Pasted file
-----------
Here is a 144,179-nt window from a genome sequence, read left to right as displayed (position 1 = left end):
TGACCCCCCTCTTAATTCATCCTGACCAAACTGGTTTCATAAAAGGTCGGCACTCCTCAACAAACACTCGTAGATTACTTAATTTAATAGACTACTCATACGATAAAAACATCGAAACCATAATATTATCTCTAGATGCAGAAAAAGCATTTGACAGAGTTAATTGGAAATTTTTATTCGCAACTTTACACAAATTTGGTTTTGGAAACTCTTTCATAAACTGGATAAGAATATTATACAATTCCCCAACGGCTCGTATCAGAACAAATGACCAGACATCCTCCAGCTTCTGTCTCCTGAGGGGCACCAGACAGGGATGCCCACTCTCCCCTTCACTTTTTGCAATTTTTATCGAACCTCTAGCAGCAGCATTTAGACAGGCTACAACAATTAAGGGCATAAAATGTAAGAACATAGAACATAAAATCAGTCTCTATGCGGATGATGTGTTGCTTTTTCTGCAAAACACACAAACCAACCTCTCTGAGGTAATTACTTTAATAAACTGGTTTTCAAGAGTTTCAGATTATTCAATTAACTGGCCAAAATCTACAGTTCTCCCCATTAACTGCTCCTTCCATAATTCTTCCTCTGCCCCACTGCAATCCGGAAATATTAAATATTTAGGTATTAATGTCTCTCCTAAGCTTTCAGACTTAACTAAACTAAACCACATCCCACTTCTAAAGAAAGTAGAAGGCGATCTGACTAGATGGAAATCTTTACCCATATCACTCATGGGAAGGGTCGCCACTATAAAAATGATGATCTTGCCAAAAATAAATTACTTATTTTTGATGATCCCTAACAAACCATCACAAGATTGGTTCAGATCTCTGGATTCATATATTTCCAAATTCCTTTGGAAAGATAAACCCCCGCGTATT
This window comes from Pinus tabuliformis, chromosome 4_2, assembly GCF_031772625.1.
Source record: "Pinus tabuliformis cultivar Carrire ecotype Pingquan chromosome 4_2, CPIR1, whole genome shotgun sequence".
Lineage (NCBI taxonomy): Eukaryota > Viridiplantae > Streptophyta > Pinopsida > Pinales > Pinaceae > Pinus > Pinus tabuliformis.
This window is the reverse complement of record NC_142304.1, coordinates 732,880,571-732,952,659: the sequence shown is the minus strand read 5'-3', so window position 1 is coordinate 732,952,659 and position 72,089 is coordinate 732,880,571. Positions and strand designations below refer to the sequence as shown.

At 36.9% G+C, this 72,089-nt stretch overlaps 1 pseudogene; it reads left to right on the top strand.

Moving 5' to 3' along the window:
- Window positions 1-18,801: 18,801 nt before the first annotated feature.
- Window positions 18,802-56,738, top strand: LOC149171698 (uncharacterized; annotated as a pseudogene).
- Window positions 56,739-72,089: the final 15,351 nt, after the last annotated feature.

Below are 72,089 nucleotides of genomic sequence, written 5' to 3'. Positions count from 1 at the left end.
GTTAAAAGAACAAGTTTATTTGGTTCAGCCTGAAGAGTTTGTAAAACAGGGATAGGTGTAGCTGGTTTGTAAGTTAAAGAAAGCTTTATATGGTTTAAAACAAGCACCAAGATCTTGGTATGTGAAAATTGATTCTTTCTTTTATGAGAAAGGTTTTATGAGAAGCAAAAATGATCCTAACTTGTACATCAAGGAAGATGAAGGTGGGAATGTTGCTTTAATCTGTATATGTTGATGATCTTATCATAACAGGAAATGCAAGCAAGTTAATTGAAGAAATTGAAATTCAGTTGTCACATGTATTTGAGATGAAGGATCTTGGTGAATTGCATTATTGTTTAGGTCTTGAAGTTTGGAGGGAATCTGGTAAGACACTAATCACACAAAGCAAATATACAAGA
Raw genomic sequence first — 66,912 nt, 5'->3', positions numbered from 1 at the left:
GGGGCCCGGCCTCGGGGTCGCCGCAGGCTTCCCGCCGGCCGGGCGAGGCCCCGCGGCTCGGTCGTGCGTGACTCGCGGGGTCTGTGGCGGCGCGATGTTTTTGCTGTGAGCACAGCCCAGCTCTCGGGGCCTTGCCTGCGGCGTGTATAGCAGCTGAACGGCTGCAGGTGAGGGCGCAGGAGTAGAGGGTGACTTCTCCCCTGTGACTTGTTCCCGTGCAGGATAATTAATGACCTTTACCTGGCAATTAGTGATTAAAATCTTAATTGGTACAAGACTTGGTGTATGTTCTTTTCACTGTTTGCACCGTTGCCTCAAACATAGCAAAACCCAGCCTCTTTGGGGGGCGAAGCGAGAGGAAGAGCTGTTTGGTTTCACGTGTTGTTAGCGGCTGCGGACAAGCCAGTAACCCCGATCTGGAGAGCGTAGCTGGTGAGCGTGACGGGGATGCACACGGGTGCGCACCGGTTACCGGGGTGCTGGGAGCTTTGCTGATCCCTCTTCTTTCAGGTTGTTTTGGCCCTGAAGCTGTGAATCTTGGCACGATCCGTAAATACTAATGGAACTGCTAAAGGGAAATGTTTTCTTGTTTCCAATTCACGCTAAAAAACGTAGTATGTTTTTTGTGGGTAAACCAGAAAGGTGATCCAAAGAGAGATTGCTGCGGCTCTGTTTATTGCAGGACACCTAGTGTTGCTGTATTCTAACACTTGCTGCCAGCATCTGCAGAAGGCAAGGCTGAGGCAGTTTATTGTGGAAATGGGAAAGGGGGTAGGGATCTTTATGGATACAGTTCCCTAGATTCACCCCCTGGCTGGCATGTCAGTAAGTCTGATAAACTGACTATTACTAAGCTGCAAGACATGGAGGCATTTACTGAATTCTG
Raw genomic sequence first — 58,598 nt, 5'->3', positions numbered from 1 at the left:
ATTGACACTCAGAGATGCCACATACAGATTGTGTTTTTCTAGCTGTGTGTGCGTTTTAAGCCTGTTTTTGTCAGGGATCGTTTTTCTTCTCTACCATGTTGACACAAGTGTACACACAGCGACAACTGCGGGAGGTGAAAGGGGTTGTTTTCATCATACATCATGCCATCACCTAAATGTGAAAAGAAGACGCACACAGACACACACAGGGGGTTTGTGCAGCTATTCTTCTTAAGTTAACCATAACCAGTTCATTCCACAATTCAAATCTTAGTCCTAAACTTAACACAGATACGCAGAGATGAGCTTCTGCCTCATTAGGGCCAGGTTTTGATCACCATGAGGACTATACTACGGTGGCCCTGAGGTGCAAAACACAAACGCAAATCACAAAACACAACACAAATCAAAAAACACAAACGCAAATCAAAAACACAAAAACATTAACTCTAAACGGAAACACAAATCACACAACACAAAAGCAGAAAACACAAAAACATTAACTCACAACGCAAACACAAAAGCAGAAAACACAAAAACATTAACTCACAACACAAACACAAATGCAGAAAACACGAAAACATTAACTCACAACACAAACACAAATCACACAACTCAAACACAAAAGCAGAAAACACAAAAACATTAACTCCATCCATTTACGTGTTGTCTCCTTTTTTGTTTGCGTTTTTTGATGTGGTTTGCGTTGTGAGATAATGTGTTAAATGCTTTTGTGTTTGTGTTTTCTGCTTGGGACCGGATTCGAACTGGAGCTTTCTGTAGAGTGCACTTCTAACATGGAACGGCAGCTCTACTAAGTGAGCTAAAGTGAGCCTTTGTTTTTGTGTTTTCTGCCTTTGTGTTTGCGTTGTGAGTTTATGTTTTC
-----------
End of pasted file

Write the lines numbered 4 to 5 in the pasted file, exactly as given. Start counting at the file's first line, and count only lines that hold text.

Source record: "Pinus tabuliformis cultivar Carrire ecotype Pingquan chromosome 4_2, CPIR1, whole genome shotgun sequence".
Lineage (NCBI taxonomy): Eukaryota > Viridiplantae > Streptophyta > Pinopsida > Pinales > Pinaceae > Pinus > Pinus tabuliformis.